On April 16, 2014, the Library of Congress announced the awarding of the Library of Congress Prize for American Fiction to author E. L. Doctorow. Librarian of Congress James H. Billington offered the following remarks on Doctorow's award:
E. L. Doctorow is our very own Charles Dickens, summoning a distinctly American place and time, channeling our myriad voices. Each book is a vivid canvas, filled with color and drama. In each, he chronicles an entirely different world.
E. L. Doctorow received the 2014 Prize for American Fiction from the Librarian of Congress during the 2014 Library of Congress National Book Festival at the Walter E. Washington Convention Center in Washington, D.C., on August 30, 2014. [View recording of award announcement.]
Since 2008, the Library of Congress has awarded a prize to distinguished writers of fiction. The Library of Congress Lifetime Achievement Award for the Writing of Fiction was created to honor a career dedicated to the literary arts. This award was first presented to Herman Wouk on Sept. 10, 2008. This inaugural award has inspired subsequent Library of Congress fiction awards, given in connection with the Library’s annual National Book Festival.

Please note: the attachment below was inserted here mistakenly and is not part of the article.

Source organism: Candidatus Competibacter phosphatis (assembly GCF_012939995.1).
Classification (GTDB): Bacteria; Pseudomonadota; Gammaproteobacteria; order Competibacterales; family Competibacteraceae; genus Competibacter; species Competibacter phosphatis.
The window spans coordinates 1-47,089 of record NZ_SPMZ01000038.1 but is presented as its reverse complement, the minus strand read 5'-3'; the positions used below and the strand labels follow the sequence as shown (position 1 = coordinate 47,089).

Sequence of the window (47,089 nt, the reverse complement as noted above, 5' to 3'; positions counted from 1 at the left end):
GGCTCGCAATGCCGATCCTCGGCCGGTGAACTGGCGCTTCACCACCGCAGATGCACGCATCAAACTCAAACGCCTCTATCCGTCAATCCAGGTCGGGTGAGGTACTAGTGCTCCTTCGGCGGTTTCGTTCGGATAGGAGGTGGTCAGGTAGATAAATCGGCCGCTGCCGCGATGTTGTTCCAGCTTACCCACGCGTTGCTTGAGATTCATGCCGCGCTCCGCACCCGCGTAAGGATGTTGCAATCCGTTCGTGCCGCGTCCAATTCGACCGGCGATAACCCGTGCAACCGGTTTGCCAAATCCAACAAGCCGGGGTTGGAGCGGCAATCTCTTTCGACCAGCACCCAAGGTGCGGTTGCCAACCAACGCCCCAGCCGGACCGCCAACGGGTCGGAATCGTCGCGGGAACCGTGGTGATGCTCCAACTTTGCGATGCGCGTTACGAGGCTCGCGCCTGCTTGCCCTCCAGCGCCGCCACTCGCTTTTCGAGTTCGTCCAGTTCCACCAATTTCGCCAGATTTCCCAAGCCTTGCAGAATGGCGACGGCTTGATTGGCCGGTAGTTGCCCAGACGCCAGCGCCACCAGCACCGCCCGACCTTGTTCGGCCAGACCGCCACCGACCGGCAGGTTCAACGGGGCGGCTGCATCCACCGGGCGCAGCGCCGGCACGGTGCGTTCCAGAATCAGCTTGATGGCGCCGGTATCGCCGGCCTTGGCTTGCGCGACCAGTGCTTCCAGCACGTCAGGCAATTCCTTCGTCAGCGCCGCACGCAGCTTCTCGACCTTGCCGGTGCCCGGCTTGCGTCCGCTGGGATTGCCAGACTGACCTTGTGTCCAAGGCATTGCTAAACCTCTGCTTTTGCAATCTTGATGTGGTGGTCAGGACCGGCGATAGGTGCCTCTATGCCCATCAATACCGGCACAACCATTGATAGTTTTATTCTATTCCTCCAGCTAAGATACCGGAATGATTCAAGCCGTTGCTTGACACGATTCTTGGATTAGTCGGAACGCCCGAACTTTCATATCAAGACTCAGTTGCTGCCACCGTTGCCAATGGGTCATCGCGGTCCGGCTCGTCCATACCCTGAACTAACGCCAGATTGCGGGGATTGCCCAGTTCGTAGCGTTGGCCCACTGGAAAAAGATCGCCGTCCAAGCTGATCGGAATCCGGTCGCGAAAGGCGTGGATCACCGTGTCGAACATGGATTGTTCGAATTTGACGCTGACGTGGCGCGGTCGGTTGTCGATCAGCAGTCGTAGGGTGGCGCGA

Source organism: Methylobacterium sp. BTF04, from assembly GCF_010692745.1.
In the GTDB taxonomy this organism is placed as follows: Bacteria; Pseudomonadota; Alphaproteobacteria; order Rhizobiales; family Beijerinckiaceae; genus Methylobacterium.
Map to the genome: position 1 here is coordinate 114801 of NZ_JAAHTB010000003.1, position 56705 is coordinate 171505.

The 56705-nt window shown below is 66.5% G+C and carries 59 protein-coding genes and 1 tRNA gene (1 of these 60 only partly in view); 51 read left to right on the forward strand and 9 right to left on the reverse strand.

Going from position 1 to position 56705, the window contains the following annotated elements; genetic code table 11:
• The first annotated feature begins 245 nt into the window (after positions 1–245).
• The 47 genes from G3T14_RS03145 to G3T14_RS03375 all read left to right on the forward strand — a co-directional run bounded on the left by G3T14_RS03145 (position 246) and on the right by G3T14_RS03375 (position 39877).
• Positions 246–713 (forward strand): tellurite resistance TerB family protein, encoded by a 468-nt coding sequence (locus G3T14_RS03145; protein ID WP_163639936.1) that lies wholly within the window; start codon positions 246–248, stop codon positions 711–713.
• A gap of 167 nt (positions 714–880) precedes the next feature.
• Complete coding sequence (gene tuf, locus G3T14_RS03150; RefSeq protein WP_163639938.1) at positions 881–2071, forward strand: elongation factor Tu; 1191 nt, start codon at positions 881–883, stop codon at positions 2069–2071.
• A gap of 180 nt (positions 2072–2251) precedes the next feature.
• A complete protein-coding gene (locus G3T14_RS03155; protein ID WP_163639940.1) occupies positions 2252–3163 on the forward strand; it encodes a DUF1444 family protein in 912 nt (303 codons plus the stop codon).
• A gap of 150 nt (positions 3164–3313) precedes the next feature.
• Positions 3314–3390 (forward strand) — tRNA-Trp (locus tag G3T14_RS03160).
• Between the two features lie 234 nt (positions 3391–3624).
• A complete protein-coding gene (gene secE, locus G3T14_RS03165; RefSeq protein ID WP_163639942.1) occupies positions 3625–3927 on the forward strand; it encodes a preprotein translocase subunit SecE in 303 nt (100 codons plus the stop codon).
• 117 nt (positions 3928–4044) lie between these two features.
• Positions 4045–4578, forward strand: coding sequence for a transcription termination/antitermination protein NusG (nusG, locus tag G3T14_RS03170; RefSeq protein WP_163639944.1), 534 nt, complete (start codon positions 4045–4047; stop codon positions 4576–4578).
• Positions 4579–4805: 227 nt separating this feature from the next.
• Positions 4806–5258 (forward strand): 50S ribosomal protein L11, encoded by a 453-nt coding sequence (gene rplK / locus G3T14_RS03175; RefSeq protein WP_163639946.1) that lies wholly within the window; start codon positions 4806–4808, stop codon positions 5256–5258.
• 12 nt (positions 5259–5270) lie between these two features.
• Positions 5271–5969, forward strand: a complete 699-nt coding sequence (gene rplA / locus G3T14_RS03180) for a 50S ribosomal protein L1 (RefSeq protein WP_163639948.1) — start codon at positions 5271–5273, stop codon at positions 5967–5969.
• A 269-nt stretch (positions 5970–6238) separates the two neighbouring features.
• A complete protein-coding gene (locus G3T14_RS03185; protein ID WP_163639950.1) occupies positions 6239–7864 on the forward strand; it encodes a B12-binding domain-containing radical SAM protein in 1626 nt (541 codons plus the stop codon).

From 2009 to 2012, the Library of Congress Creative Achievement Award for fiction was presented to John Grisham, Isabel Allende, Toni Morrison and Philip Roth. Beginning in 2013, the Library of Congress Prize for American Fiction has been presented to an author for a body of extraordinary work. Recipients have included Philip Roth, Don DeLillo, E.L. Doctorow, Louise Erdrich, Marilynne Robinson, Denis Johnson, E. Annie Proulx, Richard Ford and Colson Whitehead.
The annual Library of Congress Prize for American Fiction is meant to honor an American literary writer whose body of work is distinguished not only for its mastery of the art but also for its originality of thought and imagination. The award seeks to commend strong, unique, enduring voices that, throughout long, consistently accomplished careers, have told us something about the American experience.